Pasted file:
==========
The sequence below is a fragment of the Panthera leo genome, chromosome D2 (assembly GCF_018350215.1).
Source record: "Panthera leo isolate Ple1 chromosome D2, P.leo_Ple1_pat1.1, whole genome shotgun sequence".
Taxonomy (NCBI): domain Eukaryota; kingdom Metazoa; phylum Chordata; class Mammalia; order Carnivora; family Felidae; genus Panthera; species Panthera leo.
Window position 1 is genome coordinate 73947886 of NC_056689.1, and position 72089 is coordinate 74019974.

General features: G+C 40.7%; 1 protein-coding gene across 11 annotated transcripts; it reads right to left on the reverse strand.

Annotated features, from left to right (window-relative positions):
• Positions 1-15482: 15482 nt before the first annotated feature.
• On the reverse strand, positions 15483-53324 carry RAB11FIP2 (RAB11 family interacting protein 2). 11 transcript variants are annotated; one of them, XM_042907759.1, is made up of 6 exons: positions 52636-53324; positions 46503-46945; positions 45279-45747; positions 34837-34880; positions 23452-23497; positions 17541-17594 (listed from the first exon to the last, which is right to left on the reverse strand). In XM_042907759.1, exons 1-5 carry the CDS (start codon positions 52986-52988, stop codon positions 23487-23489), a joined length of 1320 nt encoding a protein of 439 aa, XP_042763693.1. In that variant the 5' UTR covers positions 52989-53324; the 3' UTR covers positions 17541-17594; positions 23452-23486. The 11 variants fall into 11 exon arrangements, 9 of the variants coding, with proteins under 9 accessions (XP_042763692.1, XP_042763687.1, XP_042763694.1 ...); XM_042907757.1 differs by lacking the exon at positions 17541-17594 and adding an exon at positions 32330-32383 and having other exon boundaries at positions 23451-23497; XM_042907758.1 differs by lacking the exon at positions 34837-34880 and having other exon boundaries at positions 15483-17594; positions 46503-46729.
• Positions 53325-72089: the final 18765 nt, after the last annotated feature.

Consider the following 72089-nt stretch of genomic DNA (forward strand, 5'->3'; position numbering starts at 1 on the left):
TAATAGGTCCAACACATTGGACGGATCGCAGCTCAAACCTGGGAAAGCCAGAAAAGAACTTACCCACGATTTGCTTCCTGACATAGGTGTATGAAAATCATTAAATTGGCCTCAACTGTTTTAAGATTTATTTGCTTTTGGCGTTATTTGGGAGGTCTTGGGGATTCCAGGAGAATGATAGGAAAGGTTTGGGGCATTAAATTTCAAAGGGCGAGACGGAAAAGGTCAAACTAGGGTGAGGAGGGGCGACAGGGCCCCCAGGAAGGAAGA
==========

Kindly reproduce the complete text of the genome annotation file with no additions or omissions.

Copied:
The sequence below is a fragment of the Panthera leo genome, chromosome D2 (assembly GCF_018350215.1).
Source record: "Panthera leo isolate Ple1 chromosome D2, P.leo_Ple1_pat1.1, whole genome shotgun sequence".
Taxonomy (NCBI): domain Eukaryota; kingdom Metazoa; phylum Chordata; class Mammalia; order Carnivora; family Felidae; genus Panthera; species Panthera leo.
Window position 1 is genome coordinate 73947886 of NC_056689.1, and position 72089 is coordinate 74019974.

General features: G+C 40.7%; 1 protein-coding gene across 11 annotated transcripts; it reads right to left on the reverse strand.

Annotated features, from left to right (window-relative positions):
• Positions 1-15482: 15482 nt before the first annotated feature.
• On the reverse strand, positions 15483-53324 carry RAB11FIP2 (RAB11 family interacting protein 2). 11 transcript variants are annotated; one of them, XM_042907759.1, is made up of 6 exons: positions 52636-53324; positions 46503-46945; positions 45279-45747; positions 34837-34880; positions 23452-23497; positions 17541-17594 (listed from the first exon to the last, which is right to left on the reverse strand). In XM_042907759.1, exons 1-5 carry the CDS (start codon positions 52986-52988, stop codon positions 23487-23489), a joined length of 1320 nt encoding a protein of 439 aa, XP_042763693.1. In that variant the 5' UTR covers positions 52989-53324; the 3' UTR covers positions 17541-17594; positions 23452-23486. The 11 variants fall into 11 exon arrangements, 9 of the variants coding, with proteins under 9 accessions (XP_042763692.1, XP_042763687.1, XP_042763694.1 ...); XM_042907757.1 differs by lacking the exon at positions 17541-17594 and adding an exon at positions 32330-32383 and having other exon boundaries at positions 23451-23497; XM_042907758.1 differs by lacking the exon at positions 34837-34880 and having other exon boundaries at positions 15483-17594; positions 46503-46729.
• Positions 53325-72089: the final 18765 nt, after the last annotated feature.

Consider the following 72089-nt stretch of genomic DNA (forward strand, 5'->3'; position numbering starts at 1 on the left):
TAATAGGTCCAACACATTGGACGGATCGCAGCTCAAACCTGGGAAAGCCAGAAAAGAACTTACCCACGATTTGCTTCCTGACATAGGTGTATGAAAATCATTAAATTGGCCTCAACTGTTTTAAGATTTATTTGCTTTTGGCGTTATTTGGGAGGTCTTGGGGATTCCAGGAGAATGATAGGAAAGGTTTGGGGCATTAAATTTCAAAGGGCGAGACGGAAAAGGTCAAACTAGGGTGAGGAGGGGCGACAGGGCCCCCAGGAAGGAAGA